MS: There’s a couple but most notably is the lack of awareness and respect for intellectual property which results in a lot of artists being exploited.

TS: What was your opinion on the longevity of the #PlayKe music movement? Does it carry any weight?

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MS: I think it 100 percent carries weight. The people behind the campaign are brilliant for creating a space that amplifies Kenyan music. I have always been critical of the fact that other African and international acts have tended to be given more support whether it comes to radio or performance opportunities as opposed to local acts. Kenyan musicians are just as talented and deserving of support from industry intermediaries so it’s great to see the positive impact that #PlayKE is having in pushing music from home.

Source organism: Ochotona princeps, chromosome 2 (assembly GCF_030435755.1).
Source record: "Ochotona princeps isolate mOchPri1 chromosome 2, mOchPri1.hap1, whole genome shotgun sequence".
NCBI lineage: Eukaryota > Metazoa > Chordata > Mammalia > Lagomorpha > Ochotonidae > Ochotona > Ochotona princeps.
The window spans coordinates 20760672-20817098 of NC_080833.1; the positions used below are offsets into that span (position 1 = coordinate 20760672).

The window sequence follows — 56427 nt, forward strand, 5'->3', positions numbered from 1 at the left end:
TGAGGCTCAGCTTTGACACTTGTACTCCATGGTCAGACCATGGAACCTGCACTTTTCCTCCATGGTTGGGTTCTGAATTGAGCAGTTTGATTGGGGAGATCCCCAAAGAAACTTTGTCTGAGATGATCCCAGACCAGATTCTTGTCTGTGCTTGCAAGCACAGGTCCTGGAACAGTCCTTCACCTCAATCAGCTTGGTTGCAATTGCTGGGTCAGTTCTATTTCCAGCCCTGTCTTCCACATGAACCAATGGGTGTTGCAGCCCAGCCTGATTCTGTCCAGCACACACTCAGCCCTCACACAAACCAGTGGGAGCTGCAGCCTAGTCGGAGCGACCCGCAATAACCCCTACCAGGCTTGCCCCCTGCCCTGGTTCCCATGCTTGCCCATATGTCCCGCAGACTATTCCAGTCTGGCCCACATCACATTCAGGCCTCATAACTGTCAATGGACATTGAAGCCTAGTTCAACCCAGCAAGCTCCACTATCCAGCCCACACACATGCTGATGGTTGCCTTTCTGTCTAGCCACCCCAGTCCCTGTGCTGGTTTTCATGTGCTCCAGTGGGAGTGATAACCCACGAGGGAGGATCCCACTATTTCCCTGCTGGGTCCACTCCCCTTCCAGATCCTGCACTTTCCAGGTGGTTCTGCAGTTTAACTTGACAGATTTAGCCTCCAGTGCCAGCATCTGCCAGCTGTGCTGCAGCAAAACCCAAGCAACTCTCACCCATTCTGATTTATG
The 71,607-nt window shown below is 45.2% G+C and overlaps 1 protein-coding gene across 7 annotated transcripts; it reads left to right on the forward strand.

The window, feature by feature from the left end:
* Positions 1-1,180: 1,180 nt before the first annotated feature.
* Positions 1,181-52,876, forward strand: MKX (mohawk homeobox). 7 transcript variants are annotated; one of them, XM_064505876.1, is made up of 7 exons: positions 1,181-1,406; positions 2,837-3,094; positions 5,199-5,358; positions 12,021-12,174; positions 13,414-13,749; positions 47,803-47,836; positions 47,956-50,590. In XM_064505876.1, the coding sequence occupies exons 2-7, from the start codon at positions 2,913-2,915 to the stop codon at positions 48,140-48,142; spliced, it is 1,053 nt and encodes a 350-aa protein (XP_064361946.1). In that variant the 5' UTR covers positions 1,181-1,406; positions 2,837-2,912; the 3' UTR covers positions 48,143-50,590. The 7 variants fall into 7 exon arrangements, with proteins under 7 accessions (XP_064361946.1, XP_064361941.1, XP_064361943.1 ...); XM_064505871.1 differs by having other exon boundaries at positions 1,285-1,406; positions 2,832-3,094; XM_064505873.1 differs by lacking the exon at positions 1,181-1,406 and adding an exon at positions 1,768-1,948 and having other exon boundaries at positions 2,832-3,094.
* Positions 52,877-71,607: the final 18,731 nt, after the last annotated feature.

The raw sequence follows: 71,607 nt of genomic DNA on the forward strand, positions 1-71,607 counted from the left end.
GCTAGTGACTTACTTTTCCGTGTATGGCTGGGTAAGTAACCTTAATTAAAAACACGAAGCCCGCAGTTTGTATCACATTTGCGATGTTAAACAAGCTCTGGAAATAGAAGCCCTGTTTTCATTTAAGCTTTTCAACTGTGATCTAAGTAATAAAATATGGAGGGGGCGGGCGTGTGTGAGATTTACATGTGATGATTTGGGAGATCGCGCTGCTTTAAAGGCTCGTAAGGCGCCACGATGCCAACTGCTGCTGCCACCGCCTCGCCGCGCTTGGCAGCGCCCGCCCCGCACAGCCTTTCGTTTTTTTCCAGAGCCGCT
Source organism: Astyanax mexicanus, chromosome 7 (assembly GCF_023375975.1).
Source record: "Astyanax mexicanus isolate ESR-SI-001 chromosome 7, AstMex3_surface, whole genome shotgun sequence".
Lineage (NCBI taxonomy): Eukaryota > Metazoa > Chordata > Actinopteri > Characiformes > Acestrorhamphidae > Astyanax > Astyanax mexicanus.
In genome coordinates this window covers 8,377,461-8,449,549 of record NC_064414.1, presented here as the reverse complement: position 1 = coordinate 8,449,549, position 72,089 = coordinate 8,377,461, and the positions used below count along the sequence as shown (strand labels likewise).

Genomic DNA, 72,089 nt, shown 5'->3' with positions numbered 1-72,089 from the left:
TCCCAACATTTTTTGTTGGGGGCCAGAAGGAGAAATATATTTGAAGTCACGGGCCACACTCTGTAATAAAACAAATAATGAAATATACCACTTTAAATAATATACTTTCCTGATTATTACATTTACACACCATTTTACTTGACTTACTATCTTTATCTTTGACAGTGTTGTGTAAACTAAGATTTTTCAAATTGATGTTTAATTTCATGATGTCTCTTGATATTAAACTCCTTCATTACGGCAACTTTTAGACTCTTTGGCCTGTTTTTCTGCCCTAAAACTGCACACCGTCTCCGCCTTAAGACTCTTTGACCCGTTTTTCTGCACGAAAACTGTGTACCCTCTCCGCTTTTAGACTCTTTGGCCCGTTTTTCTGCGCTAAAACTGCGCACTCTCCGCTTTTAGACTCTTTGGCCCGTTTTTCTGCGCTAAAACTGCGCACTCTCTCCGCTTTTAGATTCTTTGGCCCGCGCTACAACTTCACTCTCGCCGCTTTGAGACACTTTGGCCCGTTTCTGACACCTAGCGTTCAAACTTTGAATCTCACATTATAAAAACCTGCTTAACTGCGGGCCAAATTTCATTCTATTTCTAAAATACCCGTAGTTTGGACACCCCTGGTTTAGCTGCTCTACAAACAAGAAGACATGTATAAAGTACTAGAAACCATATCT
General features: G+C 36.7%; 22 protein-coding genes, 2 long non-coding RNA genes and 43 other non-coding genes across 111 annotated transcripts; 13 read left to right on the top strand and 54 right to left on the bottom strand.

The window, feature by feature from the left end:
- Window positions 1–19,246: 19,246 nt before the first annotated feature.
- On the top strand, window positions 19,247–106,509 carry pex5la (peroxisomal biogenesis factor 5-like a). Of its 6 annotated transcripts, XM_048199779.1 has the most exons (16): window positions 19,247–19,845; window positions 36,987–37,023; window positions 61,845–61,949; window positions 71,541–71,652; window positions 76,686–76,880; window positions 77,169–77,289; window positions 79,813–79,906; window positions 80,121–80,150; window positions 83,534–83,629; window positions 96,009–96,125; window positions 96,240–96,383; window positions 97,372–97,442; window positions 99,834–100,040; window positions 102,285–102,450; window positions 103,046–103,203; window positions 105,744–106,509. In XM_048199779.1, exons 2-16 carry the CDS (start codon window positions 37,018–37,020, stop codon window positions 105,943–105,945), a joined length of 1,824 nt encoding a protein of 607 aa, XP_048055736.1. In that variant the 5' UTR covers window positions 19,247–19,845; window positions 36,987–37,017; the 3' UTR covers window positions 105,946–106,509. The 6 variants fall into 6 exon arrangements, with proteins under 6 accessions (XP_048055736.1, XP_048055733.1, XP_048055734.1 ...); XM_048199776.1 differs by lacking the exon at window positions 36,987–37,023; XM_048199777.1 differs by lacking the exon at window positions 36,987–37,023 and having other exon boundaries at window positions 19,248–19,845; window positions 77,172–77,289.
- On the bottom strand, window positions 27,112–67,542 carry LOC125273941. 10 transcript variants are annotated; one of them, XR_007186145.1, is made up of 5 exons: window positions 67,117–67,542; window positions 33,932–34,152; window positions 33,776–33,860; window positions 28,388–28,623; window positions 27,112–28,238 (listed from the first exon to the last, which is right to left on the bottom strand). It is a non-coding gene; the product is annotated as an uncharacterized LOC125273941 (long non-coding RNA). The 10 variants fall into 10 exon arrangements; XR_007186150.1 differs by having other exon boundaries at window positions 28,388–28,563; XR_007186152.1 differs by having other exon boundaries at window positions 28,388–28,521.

TS: What do you think about the gengetone scene? Where did we go wrong? What can we improve on?

MS: I don’t think there’s anything wrong with gengetone. I think that we need to allow the genre and the artists functioning within it to grow and continue improving the sound. There’s no denying that gengetone is having a major moment and has been for the past two years; I personally don’t think ‘it’s going anywhere soon.

TS: The music business has a reputation of being cut-throat. What’s your opinion on big music western labels working with African acts? For example, Sauti Sol, Ali Kiba, Xtactic…they got signed but have hardly grown. Any thoughts on why?